• There is an approximate 50:50 split between purely semantic gender systems and gender systems where formal assignment plays an important rôle.

Note that there is nothing said about the why, and the why-question is probably unanswerable with current linguistic knowledge. Gender systems are long lived and stable in their type historically. The "minority system" of Bantu noun classes exemplifies this point very well.

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    Hmmmm aren't answers supposed to contain the answer itself, instead of just a link to a page with the info? Your first paragraph "As you already [...] for such languages." just reflects on what OP said, without actually answering their question about why that happens. And your second paragraph falls outright into the "your answer is in another castle" category. A summary of what the linked chapters say on the topic of why is there such a difference between languages of the same family would be desired. – walen Nov 30 '20 at 8:29
  • @walen Since you put emphasis on the word why in your comment: This question is actually not answered and probably not answerable at all, at least with our current understanding and knowledge of human language.—I will expand my answer somewhat to give an impression what is in the WALS chapters. – jk - Reinstate Monica Nov 30 '20 at 17:10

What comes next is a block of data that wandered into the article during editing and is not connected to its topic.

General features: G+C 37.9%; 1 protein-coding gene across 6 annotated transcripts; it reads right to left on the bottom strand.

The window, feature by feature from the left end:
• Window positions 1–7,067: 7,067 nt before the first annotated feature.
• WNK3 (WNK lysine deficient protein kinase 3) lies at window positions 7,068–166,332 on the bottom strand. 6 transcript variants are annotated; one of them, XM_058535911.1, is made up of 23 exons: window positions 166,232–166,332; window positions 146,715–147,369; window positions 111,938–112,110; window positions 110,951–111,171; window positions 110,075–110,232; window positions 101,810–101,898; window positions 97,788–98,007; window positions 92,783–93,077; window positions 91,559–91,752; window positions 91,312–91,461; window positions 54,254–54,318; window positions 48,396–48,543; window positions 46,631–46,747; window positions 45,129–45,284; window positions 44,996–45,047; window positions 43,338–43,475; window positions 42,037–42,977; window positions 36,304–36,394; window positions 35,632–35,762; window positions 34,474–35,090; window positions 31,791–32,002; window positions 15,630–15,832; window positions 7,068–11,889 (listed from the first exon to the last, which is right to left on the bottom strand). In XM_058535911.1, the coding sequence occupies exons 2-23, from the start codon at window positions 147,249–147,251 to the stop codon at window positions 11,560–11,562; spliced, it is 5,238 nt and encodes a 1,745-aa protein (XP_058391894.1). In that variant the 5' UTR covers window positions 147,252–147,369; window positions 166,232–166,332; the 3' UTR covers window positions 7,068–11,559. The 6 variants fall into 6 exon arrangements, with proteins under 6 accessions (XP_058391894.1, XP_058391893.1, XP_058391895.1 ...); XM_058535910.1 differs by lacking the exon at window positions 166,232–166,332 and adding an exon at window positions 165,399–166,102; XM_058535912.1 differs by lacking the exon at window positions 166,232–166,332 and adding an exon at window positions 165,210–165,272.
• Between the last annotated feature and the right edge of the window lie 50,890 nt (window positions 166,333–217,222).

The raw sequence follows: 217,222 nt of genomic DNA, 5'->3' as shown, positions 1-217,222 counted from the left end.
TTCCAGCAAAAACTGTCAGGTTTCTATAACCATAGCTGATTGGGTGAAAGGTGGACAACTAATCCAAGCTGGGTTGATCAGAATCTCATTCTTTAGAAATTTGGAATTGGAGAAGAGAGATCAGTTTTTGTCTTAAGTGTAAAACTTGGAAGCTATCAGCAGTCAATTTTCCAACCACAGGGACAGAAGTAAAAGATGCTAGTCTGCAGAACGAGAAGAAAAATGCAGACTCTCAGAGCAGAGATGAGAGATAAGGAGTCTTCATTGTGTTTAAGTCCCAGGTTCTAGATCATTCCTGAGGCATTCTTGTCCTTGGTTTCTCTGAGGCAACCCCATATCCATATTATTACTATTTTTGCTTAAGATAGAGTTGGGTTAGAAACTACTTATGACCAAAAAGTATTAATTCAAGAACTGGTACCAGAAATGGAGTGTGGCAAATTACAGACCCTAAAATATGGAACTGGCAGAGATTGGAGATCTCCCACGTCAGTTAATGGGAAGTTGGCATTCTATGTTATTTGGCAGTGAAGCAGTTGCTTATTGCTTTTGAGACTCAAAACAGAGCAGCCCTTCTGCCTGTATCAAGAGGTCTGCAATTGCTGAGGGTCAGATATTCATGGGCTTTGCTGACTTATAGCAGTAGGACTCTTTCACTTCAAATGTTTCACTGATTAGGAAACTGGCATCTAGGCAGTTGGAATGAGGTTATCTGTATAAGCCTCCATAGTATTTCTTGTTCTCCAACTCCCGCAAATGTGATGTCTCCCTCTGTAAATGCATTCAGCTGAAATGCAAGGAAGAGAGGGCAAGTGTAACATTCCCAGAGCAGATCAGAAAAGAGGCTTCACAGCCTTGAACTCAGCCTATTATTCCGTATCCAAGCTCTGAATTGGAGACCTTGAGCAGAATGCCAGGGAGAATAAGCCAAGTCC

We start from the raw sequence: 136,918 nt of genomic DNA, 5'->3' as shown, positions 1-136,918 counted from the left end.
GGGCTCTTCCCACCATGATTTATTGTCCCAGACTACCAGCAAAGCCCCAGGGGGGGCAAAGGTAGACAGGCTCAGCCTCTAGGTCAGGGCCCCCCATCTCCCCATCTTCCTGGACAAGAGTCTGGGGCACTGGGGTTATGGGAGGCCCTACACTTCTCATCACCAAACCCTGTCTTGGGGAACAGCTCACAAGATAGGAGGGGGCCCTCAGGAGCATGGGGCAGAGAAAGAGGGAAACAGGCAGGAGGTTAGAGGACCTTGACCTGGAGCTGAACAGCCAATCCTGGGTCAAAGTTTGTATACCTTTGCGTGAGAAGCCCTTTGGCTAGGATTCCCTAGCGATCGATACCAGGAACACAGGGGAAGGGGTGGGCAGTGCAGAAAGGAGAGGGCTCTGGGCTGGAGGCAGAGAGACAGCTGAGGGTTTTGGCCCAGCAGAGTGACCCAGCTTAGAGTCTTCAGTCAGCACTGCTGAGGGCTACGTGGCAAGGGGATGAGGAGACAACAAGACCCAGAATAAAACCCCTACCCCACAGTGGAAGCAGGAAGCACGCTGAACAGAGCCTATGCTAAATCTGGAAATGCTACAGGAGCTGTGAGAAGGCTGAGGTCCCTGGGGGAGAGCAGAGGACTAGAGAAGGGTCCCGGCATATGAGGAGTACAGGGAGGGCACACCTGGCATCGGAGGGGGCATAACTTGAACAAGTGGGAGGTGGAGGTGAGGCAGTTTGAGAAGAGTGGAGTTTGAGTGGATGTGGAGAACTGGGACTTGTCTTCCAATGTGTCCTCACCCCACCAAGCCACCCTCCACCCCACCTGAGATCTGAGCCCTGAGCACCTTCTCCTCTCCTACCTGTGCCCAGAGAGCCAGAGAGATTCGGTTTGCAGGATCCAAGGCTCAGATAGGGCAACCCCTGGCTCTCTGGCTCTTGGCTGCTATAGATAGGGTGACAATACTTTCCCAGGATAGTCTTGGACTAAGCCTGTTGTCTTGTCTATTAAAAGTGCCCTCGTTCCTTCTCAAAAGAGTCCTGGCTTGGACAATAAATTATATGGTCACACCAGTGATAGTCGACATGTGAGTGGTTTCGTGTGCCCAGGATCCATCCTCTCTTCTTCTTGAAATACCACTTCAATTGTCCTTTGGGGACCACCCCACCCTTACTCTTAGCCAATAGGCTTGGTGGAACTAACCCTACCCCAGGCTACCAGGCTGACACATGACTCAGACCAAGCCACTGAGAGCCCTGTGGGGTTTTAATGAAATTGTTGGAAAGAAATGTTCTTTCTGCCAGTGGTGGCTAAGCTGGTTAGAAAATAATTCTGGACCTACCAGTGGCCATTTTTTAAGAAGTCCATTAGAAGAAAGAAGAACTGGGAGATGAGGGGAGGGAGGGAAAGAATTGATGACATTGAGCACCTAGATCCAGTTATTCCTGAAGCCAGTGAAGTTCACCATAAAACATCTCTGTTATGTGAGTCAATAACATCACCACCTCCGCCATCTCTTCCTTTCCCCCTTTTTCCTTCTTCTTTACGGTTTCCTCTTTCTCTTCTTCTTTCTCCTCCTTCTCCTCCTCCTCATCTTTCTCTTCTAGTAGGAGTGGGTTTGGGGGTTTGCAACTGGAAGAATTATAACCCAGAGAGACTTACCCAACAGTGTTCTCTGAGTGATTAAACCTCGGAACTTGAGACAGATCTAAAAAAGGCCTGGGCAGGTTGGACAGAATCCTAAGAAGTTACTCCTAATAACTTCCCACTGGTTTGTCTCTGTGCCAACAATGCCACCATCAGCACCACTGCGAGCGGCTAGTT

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    English ... nouns that are referenced by three different pronouns he, she, and it. — “Referenced” is the keyword here, English nouns are just referenced by different pronouns, but nothing agrees with them in gender, while in Dutch attributive adjectives, articles, demonstr. pron.s and the possess. pron. ons/onze “our” agree in gender with the noun they refer to. The question is “Is purely referential gender a real gender?” If you say “yes”, then there follows that Japanese also has gender, since it also has gender-specific 3rd p. sg. pronouns, 彼 kare “he” and 彼女 kanojo “she”. – Yellow Sky Dec 1 '20 at 17:28
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    In their chapter on the number of genders, WALS write, “The defining characteristic of gender is agreement: a language has a gender system only if we find different agreements ultimately dependent on nouns of different types. ... Most scholars working on agreement include the control of anaphoric pronouns by their antecedent (the girl ... she) as part of agreement. If this is accepted, as we do here, then languages in which free pronouns present the only evidence for gender will be counted as having a gender system.” – Yellow Sky Dec 1 '20 at 18:22